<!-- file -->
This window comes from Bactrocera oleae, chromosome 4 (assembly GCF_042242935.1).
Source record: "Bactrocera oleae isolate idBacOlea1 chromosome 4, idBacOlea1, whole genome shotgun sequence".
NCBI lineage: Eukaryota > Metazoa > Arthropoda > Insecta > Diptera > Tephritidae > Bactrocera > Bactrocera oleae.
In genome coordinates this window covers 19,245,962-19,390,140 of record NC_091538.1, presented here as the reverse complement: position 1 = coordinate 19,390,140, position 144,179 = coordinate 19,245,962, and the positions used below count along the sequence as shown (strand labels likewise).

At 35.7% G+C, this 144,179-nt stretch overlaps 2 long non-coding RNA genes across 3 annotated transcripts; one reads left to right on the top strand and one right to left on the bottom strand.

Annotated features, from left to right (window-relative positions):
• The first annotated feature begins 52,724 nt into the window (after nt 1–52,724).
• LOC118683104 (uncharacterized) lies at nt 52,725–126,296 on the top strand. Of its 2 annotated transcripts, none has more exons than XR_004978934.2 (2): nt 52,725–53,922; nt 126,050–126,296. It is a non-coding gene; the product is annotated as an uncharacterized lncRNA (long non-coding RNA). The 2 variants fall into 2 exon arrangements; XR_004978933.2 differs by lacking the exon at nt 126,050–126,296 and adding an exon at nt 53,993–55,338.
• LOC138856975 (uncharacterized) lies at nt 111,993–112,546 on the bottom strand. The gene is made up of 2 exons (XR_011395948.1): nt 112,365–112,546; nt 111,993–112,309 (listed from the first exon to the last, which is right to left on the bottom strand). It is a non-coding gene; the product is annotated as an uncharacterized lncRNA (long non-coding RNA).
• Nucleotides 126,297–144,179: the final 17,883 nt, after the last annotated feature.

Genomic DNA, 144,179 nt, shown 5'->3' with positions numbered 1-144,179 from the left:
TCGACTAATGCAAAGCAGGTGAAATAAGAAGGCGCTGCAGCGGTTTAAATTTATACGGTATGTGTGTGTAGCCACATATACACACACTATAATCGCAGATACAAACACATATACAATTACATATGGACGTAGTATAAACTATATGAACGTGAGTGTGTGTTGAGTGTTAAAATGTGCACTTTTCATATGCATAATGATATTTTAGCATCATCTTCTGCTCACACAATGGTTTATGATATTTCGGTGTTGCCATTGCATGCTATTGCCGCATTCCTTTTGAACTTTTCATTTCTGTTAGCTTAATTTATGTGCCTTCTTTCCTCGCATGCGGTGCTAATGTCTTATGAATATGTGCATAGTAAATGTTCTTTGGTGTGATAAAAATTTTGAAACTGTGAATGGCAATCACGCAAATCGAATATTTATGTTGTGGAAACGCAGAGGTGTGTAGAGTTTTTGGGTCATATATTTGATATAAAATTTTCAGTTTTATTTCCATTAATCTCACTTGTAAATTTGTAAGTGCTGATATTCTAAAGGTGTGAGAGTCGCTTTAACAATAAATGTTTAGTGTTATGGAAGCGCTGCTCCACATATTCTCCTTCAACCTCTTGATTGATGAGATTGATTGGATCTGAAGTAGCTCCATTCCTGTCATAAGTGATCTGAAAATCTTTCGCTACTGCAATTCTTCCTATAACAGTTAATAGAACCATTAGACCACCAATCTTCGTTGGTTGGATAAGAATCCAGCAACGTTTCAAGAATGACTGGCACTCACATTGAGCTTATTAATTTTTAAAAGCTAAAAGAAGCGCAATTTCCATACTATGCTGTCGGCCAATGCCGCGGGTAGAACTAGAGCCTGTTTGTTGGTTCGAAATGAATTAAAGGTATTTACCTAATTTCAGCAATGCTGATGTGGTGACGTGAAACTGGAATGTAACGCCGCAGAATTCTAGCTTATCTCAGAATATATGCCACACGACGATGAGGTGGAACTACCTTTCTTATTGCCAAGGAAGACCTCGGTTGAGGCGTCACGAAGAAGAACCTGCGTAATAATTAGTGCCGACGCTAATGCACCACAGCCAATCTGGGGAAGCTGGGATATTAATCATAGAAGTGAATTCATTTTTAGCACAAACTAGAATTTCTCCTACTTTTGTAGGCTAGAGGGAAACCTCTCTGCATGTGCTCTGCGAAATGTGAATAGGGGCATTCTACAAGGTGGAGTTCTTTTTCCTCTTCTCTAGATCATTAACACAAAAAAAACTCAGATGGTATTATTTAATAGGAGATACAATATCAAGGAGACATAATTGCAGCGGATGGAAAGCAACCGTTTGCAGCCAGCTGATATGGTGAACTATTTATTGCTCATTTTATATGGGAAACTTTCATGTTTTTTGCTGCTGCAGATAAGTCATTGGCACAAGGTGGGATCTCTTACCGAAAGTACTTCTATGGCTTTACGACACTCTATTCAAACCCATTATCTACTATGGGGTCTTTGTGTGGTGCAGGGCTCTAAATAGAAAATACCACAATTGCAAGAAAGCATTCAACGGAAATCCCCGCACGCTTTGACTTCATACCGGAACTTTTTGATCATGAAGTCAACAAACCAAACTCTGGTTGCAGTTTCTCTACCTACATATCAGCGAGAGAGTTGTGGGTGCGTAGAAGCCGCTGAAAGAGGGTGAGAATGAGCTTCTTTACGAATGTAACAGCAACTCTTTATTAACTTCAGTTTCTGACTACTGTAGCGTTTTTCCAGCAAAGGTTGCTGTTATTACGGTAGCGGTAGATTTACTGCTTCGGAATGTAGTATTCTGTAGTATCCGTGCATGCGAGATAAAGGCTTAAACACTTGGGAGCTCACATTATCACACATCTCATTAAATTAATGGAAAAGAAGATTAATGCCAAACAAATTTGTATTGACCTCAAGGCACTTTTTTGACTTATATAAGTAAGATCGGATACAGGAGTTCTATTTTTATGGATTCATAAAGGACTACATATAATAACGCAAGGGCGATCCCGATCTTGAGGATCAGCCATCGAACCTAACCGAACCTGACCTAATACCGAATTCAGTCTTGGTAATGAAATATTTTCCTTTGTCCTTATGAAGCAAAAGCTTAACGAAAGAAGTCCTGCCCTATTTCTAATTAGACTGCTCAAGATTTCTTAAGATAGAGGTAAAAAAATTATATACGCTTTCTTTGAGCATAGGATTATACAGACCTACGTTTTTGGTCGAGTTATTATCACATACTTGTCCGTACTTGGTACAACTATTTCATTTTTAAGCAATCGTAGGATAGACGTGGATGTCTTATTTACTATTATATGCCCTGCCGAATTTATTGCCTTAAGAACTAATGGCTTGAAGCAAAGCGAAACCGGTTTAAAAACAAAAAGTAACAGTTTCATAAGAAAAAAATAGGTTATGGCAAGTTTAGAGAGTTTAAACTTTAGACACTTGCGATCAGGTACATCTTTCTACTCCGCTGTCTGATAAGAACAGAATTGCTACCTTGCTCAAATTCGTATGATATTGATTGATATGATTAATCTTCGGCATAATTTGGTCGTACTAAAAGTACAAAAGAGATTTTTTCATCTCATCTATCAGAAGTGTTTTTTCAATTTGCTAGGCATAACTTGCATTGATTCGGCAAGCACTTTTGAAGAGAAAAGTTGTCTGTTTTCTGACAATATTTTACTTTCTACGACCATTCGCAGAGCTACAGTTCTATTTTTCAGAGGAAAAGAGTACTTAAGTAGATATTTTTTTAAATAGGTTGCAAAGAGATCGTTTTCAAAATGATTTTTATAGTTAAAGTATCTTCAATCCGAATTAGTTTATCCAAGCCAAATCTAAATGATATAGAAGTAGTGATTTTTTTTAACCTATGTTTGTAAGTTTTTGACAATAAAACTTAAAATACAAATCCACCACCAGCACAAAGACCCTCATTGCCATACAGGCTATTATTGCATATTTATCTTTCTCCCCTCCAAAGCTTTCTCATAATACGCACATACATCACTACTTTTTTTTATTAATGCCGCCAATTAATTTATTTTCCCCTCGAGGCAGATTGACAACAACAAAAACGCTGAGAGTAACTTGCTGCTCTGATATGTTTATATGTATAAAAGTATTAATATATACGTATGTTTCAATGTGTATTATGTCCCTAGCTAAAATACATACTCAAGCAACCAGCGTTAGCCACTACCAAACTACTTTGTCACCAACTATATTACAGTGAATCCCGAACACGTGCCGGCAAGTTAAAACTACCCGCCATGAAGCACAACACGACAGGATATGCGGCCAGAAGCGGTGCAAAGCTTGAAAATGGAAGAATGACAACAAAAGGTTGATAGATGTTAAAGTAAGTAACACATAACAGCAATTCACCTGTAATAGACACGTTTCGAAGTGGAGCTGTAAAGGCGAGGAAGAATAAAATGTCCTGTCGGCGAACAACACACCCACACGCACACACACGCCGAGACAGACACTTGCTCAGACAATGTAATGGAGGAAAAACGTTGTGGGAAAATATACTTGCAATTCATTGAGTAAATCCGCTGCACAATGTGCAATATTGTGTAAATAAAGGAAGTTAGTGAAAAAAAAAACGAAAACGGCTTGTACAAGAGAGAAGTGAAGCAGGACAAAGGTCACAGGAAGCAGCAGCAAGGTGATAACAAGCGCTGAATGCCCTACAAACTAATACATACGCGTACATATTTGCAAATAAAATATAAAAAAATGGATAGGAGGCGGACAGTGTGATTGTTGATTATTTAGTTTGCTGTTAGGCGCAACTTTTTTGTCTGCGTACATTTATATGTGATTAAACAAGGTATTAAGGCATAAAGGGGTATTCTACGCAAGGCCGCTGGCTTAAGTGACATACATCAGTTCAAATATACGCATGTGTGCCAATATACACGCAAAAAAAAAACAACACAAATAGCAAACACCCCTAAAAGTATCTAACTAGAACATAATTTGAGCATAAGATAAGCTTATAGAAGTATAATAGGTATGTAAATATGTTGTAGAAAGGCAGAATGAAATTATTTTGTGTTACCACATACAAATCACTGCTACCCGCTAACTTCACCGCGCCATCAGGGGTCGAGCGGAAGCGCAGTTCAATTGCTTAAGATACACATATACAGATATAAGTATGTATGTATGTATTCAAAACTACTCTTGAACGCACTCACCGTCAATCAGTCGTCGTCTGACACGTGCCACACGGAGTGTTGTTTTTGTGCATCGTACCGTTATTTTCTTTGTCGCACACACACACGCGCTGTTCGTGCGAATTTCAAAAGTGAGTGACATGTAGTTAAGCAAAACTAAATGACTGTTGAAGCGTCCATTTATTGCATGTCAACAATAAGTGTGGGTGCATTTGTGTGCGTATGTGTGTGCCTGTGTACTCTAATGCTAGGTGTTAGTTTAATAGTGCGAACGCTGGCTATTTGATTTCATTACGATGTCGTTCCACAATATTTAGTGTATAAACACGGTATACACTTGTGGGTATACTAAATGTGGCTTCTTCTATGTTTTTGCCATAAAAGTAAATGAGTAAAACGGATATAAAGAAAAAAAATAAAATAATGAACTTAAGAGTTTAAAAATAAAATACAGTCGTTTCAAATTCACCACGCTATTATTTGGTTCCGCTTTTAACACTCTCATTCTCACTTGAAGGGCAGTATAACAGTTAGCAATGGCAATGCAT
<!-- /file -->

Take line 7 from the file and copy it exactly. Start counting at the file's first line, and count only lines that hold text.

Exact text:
• The first annotated feature begins 52,724 nt into the window (after nt 1–52,724).